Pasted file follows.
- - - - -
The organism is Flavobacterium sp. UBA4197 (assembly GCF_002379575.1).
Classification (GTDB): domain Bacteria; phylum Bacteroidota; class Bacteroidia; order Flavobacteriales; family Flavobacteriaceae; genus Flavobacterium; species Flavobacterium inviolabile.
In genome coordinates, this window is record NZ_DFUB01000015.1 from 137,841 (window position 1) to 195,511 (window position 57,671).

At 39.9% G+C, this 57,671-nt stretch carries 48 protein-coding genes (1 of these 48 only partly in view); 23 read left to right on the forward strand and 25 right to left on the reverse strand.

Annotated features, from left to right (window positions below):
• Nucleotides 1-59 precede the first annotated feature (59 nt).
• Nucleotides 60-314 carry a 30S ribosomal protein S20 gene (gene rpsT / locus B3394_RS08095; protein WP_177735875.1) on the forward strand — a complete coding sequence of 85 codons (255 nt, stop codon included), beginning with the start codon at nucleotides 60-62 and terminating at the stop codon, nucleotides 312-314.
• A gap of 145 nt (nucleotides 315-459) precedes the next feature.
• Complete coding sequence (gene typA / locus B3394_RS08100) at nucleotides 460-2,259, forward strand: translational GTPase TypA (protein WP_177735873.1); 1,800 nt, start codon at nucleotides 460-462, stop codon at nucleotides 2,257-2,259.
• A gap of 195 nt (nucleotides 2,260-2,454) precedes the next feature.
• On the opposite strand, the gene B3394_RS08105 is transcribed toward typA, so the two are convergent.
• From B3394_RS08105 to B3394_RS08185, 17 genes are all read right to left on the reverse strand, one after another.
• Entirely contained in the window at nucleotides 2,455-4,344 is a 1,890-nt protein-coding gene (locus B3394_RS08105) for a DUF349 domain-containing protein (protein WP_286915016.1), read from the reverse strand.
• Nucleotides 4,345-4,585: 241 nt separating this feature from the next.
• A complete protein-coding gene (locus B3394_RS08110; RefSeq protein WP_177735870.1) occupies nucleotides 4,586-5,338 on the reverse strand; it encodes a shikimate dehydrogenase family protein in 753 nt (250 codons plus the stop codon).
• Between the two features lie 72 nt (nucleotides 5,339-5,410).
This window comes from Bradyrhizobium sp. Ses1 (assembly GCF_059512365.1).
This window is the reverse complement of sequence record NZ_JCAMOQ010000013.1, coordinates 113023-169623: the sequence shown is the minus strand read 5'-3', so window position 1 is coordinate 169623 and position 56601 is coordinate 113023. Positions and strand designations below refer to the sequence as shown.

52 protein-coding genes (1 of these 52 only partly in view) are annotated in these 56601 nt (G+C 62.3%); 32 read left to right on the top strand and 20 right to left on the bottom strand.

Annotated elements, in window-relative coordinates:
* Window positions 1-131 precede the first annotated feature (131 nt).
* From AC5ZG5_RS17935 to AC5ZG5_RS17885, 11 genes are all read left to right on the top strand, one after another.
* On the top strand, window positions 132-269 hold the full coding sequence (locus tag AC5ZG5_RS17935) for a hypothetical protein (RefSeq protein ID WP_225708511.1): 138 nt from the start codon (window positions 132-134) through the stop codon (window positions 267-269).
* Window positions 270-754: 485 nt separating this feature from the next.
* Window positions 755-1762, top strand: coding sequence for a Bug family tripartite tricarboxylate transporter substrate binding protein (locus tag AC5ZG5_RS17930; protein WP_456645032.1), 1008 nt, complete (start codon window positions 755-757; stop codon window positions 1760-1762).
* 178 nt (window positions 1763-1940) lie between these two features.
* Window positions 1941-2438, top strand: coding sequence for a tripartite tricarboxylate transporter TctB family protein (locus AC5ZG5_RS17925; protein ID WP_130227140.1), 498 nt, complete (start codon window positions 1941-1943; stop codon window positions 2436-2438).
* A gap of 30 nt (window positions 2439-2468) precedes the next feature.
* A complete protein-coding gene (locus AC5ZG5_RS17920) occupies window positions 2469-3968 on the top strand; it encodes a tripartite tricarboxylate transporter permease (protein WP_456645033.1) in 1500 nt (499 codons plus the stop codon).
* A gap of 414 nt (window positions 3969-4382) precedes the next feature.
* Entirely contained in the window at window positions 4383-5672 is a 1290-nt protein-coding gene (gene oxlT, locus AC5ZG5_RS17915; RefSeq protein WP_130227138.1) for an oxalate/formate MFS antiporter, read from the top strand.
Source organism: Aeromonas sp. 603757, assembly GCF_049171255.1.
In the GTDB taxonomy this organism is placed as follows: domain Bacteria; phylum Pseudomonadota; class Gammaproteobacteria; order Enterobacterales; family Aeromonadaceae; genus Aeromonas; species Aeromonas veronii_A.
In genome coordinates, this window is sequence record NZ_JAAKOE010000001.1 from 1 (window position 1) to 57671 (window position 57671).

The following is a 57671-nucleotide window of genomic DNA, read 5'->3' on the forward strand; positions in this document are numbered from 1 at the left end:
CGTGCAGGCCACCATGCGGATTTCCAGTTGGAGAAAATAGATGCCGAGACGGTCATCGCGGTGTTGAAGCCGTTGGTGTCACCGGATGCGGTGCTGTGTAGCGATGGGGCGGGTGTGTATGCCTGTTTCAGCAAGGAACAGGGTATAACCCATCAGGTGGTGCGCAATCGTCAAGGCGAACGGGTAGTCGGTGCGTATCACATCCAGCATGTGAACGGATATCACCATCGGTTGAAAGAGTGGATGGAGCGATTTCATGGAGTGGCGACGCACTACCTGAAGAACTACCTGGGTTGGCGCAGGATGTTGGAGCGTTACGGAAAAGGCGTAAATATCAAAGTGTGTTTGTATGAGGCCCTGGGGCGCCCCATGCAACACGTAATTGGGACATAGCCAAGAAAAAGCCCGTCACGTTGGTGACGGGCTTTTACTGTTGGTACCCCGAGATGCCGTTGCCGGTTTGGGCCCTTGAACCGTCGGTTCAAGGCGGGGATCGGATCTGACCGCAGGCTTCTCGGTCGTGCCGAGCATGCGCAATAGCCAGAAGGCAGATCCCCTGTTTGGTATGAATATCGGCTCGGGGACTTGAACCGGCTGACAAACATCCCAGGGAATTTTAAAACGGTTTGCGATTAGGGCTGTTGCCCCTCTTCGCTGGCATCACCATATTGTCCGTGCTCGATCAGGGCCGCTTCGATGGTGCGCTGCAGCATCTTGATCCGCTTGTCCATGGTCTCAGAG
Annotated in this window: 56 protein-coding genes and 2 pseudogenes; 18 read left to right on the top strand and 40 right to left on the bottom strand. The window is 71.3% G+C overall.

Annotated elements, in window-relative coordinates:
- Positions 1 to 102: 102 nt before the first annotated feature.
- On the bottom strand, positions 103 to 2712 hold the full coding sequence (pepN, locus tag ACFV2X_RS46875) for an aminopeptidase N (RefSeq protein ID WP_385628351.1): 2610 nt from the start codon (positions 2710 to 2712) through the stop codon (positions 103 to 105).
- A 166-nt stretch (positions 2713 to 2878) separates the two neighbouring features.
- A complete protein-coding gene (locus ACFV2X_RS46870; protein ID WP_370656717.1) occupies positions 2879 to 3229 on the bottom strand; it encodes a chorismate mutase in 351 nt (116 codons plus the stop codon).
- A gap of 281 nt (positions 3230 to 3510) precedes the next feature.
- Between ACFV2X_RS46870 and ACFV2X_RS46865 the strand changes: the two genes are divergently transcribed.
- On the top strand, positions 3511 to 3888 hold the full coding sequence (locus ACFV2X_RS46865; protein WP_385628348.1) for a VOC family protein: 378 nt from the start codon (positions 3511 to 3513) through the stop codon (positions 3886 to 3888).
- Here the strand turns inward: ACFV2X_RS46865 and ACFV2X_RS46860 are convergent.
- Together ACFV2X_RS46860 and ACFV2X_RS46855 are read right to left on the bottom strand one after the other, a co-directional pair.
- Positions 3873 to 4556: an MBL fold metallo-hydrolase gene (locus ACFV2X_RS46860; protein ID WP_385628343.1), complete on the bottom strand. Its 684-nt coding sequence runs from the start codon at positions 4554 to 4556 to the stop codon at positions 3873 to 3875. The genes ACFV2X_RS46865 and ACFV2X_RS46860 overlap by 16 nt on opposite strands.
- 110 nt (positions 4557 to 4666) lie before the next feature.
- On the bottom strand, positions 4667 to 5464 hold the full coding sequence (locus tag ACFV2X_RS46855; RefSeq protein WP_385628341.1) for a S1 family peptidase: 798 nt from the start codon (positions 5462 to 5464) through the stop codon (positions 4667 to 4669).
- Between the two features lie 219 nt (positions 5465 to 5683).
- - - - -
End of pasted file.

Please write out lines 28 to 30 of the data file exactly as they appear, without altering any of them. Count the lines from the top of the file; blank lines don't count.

* A gap of 30 nt (window positions 2439-2468) precedes the next feature.
* A complete protein-coding gene (locus AC5ZG5_RS17920) occupies window positions 2469-3968 on the top strand; it encodes a tripartite tricarboxylate transporter permease (protein WP_456645033.1) in 1500 nt (499 codons plus the stop codon).
* A gap of 414 nt (window positions 3969-4382) precedes the next feature.